Founded in 1953, the Kuwait Investment Authority, was the first SWF established for a sovereign state and was designed to help Kuwait invest and grow its wealth after the discovery of oil and oil reserves. The fund's objective is to provide “an alternative to oil reserves, which would enable Kuwait’s future generations to face the uncertainties ahead with greater confidence.” 

5. Hong Kong Monetary Authority Investment Portfolio
(Hong Kong, Hong Kong)

Managed by the city-state’s monetary authority, the Hong Kong Monetary Authority (HKMA), the fund was set up in 1935 and focuses its investments primarily in the bond and equity markets of OECD countries. “The Exchange Fund’s primary objective…is to affect, either directly or indirectly, the exchange value of the currency of Hong Kong,” it says on its website. 

6. GIC Private Limited
(Singapore, Singapore)

Located in Singapore GIT was founded in 1981 to “preserve and enhance Singapore’s foreign reserves for the future. ” One of the older non-commodity funds on this list, GIC has investments in over 40 countries. 

7. National Council for Social Security Fund
(Beijing, China)

Located in Beijing, the National Social Security Fund was established in 2000 as one solution to the country’s rapidly-ageing population. According to the council which oversees the fund, it serves to“supplement and adjust the social security spending during the peak time period of the aging of population.”

8. SAFE Investment Company
(Beijing, China)

Founded in 1997, SAFE Investment Company is the Hong Kong subsidiary of China’s State Administration of Foreign Exchange (SAFE). The fund is known for its investments in foreign-listed companies. Its main purpose is to manage China’s massive foreign currency reserves.

9. Temasek Holdings

Located in Singapore, Temasek Holdings is a government-owned company that manages an investment fund on behalf of the Government of Singapore. It was founded in 1974 and focuses on equity investments. Last month, the closely followed investor globally, reported a plunge in its returns over a one-year period  amid a challenging economic environment. Still, the value of its portfolio was 313 billion Singapore dollars (about $230 billion) as of March 31 — growing from 308 billion Singapore dollars in the previous year.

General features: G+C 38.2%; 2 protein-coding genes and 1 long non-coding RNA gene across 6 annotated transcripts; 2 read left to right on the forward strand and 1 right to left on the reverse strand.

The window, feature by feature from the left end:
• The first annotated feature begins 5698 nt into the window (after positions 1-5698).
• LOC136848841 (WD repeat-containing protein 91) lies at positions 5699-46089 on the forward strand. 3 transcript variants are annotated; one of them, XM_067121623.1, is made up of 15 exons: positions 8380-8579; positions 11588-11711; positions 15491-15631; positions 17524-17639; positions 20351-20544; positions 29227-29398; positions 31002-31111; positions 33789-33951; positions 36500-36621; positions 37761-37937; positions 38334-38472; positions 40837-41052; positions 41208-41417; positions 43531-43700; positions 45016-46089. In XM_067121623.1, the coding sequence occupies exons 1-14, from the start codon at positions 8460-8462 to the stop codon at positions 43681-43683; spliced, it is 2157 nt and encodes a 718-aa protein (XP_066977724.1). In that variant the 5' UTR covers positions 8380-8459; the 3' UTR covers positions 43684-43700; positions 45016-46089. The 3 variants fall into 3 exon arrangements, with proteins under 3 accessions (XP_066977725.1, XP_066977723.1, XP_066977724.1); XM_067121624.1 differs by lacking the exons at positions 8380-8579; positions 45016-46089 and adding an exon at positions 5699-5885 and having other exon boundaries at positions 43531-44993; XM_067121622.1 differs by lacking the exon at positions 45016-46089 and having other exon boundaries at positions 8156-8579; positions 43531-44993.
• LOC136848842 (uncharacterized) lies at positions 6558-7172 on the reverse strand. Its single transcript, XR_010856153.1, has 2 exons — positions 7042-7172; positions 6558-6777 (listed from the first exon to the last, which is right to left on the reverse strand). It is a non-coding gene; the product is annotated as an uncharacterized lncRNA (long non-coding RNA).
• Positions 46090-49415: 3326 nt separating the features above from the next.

10. Public Investment Fund
(Riyadh, Saudi Arabia)
Located in Riyadh, Saudi Arabia’s sovereign wealth fund was founded in 1971. PIF has laid out plans to raise its assets under management  to $400bn by the end of the decade, and eventually hit $2tn by 2030. As per a report in the FT last month, PIF has agreed initial terms for a $10bn loan from a group of the world’s largest banks. PIF is an anchor investor in Japanese congomerate Softbank’s $93bn Vision Fund. Since 2015, PIF has lifted the proportion of international assets in its portfolio to 10 per cent from 1 per cent.  

A report published in May by the International Forum of Sovereign Wealth Funds, which represents more than 30 investment managers around the world, shows that SWFs  around the world invested $12.85 billion in unlisted companies in 2018, compared with the $10.57 billion allocated to publicly traded stocks.